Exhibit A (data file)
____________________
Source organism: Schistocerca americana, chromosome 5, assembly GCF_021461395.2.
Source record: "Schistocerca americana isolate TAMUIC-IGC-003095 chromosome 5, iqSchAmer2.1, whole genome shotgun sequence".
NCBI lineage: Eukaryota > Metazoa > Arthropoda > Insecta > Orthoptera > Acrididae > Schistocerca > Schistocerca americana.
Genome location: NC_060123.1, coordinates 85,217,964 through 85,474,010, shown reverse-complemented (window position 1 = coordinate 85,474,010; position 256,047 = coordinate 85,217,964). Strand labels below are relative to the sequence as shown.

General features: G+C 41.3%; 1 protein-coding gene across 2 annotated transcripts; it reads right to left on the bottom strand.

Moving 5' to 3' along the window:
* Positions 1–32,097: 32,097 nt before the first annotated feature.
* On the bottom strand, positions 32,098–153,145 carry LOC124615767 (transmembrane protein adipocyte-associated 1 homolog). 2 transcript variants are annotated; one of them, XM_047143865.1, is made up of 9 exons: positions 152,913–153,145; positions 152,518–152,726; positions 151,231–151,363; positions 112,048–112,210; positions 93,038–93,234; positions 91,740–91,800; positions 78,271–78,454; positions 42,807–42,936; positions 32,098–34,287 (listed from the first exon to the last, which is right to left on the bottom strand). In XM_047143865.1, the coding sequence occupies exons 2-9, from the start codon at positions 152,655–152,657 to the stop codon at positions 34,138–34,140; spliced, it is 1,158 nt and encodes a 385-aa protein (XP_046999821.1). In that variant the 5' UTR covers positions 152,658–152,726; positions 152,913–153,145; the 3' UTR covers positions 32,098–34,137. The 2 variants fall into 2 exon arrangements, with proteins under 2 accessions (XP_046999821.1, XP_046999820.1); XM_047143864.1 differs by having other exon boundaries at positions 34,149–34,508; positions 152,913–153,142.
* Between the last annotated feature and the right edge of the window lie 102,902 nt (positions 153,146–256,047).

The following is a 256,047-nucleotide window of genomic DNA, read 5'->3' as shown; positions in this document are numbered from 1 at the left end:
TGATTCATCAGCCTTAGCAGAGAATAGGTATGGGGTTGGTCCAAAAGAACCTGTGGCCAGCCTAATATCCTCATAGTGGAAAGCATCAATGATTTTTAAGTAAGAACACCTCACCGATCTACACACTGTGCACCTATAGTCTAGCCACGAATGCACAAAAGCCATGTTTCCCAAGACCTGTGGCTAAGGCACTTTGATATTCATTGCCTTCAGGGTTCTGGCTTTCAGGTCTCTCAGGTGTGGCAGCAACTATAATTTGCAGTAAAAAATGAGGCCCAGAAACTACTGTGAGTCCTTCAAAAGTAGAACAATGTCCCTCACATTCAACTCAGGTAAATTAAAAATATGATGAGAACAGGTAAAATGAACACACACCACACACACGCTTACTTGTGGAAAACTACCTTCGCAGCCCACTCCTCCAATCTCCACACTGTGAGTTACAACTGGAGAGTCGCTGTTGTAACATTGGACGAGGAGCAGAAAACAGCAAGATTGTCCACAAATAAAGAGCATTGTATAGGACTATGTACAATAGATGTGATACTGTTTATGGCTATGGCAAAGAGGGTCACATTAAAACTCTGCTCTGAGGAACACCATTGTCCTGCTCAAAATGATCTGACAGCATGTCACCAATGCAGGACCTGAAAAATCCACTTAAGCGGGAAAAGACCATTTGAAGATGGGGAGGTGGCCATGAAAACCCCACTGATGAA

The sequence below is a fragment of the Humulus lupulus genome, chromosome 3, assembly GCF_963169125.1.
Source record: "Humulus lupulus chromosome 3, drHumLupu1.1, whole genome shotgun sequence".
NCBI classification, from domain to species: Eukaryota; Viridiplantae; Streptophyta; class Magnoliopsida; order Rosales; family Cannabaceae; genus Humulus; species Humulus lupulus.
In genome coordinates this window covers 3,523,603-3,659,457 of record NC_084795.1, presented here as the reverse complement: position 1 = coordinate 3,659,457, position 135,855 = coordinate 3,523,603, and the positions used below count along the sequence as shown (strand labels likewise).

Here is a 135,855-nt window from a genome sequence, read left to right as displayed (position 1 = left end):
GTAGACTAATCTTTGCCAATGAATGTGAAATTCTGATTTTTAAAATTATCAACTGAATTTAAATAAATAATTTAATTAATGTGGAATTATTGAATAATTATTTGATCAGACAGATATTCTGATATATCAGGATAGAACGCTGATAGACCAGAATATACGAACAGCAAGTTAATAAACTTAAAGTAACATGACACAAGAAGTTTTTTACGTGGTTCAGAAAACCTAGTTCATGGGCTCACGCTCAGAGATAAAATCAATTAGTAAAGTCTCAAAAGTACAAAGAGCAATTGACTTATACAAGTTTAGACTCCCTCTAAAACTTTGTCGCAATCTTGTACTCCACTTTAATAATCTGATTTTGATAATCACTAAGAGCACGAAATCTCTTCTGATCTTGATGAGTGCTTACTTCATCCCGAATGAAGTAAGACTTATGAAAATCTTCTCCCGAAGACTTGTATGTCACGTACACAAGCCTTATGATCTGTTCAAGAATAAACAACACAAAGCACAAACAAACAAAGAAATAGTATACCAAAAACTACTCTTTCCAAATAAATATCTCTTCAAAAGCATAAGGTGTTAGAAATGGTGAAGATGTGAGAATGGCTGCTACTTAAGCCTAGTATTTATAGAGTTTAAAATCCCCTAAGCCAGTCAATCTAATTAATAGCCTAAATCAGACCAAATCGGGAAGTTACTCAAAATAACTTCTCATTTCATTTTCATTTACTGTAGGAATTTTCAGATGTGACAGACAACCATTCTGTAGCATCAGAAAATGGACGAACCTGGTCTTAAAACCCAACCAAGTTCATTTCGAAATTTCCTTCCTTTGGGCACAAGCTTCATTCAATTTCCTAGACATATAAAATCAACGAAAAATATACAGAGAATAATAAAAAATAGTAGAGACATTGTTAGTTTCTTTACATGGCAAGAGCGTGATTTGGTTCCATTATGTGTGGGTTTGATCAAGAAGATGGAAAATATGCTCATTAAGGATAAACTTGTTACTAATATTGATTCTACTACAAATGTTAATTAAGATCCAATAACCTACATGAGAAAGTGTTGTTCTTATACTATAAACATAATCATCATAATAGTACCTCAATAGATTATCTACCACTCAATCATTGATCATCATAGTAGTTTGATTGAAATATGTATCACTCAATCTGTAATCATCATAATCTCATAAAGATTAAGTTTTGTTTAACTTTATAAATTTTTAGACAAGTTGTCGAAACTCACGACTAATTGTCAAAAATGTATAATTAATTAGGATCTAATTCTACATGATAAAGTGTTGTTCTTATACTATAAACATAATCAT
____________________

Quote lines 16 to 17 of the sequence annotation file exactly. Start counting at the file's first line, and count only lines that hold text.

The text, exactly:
Here is a 135,855-nt window from a genome sequence, read left to right as displayed (position 1 = left end):
GTAGACTAATCTTTGCCAATGAATGTGAAATTCTGATTTTTAAAATTATCAACTGAATTTAAATAAATAATTTAATTAATGTGGAATTATTGAATAATTATTTGATCAGACAGATATTCTGATATATCAGGATAGAACGCTGATAGACCAGAATATACGAACAGCAAGTTAATAAACTTAAAGTAACATGACACAAGAAGTTTTTTACGTGGTTCAGAAAACCTAGTTCATGGGCTCACGCTCAGAGATAAAATCAATTAGTAAAGTCTCAAAAGTACAAAGAGCAATTGACTTATACAAGTTTAGACTCCCTCTAAAACTTTGTCGCAATCTTGTACTCCACTTTAATAATCTGATTTTGATAATCACTAAGAGCACGAAATCTCTTCTGATCTTGATGAGTGCTTACTTCATCCCGAATGAAGTAAGACTTATGAAAATCTTCTCCCGAAGACTTGTATGTCACGTACACAAGCCTTATGATCTGTTCAAGAATAAACAACACAAAGCACAAACAAACAAAGAAATAGTATACCAAAAACTACTCTTTCCAAATAAATATCTCTTCAAAAGCATAAGGTGTTAGAAATGGTGAAGATGTGAGAATGGCTGCTACTTAAGCCTAGTATTTATAGAGTTTAAAATCCCCTAAGCCAGTCAATCTAATTAATAGCCTAAATCAGACCAAATCGGGAAGTTACTCAAAATAACTTCTCATTTCATTTTCATTTACTGTAGGAATTTTCAGATGTGACAGACAACCATTCTGTAGCATCAGAAAATGGACGAACCTGGTCTTAAAACCCAACCAAGTTCATTTCGAAATTTCCTTCCTTTGGGCACAAGCTTCATTCAATTTCCTAGACATATAAAATCAACGAAAAATATACAGAGAATAATAAAAAATAGTAGAGACATTGTTAGTTTCTTTACATGGCAAGAGCGTGATTTGGTTCCATTATGTGTGGGTTTGATCAAGAAGATGGAAAATATGCTCATTAAGGATAAACTTGTTACTAATATTGATTCTACTACAAATGTTAATTAAGATCCAATAACCTACATGAGAAAGTGTTGTTCTTATACTATAAACATAATCATCATAATAGTACCTCAATAGATTATCTACCACTCAATCATTGATCATCATAGTAGTTTGATTGAAATATGTATCACTCAATCTGTAATCATCATAATCTCATAAAGATTAAGTTTTGTTTAACTTTATAAATTTTTAGACAAGTTGTCGAAACTCACGACTAATTGTCAAAAATGTATAATTAATTAGGATCTAATTCTACATGATAAAGTGTTGTTCTTATACTATAAACATAATCAT